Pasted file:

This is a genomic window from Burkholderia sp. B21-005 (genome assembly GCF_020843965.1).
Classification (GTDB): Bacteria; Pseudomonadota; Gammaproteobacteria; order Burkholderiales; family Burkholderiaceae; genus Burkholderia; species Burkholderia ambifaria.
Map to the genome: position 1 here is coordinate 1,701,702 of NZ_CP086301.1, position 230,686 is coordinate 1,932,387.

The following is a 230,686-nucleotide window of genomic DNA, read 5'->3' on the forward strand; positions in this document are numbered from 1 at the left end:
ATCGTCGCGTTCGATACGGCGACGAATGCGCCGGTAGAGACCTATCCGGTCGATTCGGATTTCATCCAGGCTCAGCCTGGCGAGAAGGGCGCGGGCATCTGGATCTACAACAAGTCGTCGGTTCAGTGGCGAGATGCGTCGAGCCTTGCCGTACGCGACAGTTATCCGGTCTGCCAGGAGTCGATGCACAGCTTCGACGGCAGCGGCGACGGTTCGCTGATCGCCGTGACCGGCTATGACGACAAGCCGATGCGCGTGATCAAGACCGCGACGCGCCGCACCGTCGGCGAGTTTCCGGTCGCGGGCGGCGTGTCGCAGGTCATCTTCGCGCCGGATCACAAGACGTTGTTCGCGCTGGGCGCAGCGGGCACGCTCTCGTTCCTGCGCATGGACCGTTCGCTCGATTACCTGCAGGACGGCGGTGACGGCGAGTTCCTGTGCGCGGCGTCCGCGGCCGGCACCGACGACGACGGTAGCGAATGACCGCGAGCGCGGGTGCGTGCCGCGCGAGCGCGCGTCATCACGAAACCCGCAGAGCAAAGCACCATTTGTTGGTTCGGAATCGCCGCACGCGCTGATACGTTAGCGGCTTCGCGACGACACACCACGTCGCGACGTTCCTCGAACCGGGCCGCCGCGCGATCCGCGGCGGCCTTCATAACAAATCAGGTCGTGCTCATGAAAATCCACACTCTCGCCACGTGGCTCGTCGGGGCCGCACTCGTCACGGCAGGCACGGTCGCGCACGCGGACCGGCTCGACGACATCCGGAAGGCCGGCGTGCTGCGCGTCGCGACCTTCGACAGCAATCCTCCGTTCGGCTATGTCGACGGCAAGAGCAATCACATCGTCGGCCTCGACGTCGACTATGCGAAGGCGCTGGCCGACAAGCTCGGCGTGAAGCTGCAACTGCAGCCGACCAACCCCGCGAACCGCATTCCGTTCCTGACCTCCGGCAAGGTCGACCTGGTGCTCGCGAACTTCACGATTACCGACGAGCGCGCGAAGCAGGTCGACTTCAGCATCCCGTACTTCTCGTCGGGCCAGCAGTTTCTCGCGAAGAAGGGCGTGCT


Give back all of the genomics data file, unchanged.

This is a genomic window from Burkholderia sp. B21-005 (genome assembly GCF_020843965.1).
Classification (GTDB): Bacteria; Pseudomonadota; Gammaproteobacteria; order Burkholderiales; family Burkholderiaceae; genus Burkholderia; species Burkholderia ambifaria.
Map to the genome: position 1 here is coordinate 1,701,702 of NZ_CP086301.1, position 230,686 is coordinate 1,932,387.

The following is a 230,686-nucleotide window of genomic DNA, read 5'->3' on the forward strand; positions in this document are numbered from 1 at the left end:
ATCGTCGCGTTCGATACGGCGACGAATGCGCCGGTAGAGACCTATCCGGTCGATTCGGATTTCATCCAGGCTCAGCCTGGCGAGAAGGGCGCGGGCATCTGGATCTACAACAAGTCGTCGGTTCAGTGGCGAGATGCGTCGAGCCTTGCCGTACGCGACAGTTATCCGGTCTGCCAGGAGTCGATGCACAGCTTCGACGGCAGCGGCGACGGTTCGCTGATCGCCGTGACCGGCTATGACGACAAGCCGATGCGCGTGATCAAGACCGCGACGCGCCGCACCGTCGGCGAGTTTCCGGTCGCGGGCGGCGTGTCGCAGGTCATCTTCGCGCCGGATCACAAGACGTTGTTCGCGCTGGGCGCAGCGGGCACGCTCTCGTTCCTGCGCATGGACCGTTCGCTCGATTACCTGCAGGACGGCGGTGACGGCGAGTTCCTGTGCGCGGCGTCCGCGGCCGGCACCGACGACGACGGTAGCGAATGACCGCGAGCGCGGGTGCGTGCCGCGCGAGCGCGCGTCATCACGAAACCCGCAGAGCAAAGCACCATTTGTTGGTTCGGAATCGCCGCACGCGCTGATACGTTAGCGGCTTCGCGACGACACACCACGTCGCGACGTTCCTCGAACCGGGCCGCCGCGCGATCCGCGGCGGCCTTCATAACAAATCAGGTCGTGCTCATGAAAATCCACACTCTCGCCACGTGGCTCGTCGGGGCCGCACTCGTCACGGCAGGCACGGTCGCGCACGCGGACCGGCTCGACGACATCCGGAAGGCCGGCGTGCTGCGCGTCGCGACCTTCGACAGCAATCCTCCGTTCGGCTATGTCGACGGCAAGAGCAATCACATCGTCGGCCTCGACGTCGACTATGCGAAGGCGCTGGCCGACAAGCTCGGCGTGAAGCTGCAACTGCAGCCGACCAACCCCGCGAACCGCATTCCGTTCCTGACCTCCGGCAAGGTCGACCTGGTGCTCGCGAACTTCACGATTACCGACGAGCGCGCGAAGCAGGTCGACTTCAGCATCCCGTACTTCTCGTCGGGCCAGCAGTTTCTCGCGAAGAAGGGCGTGCT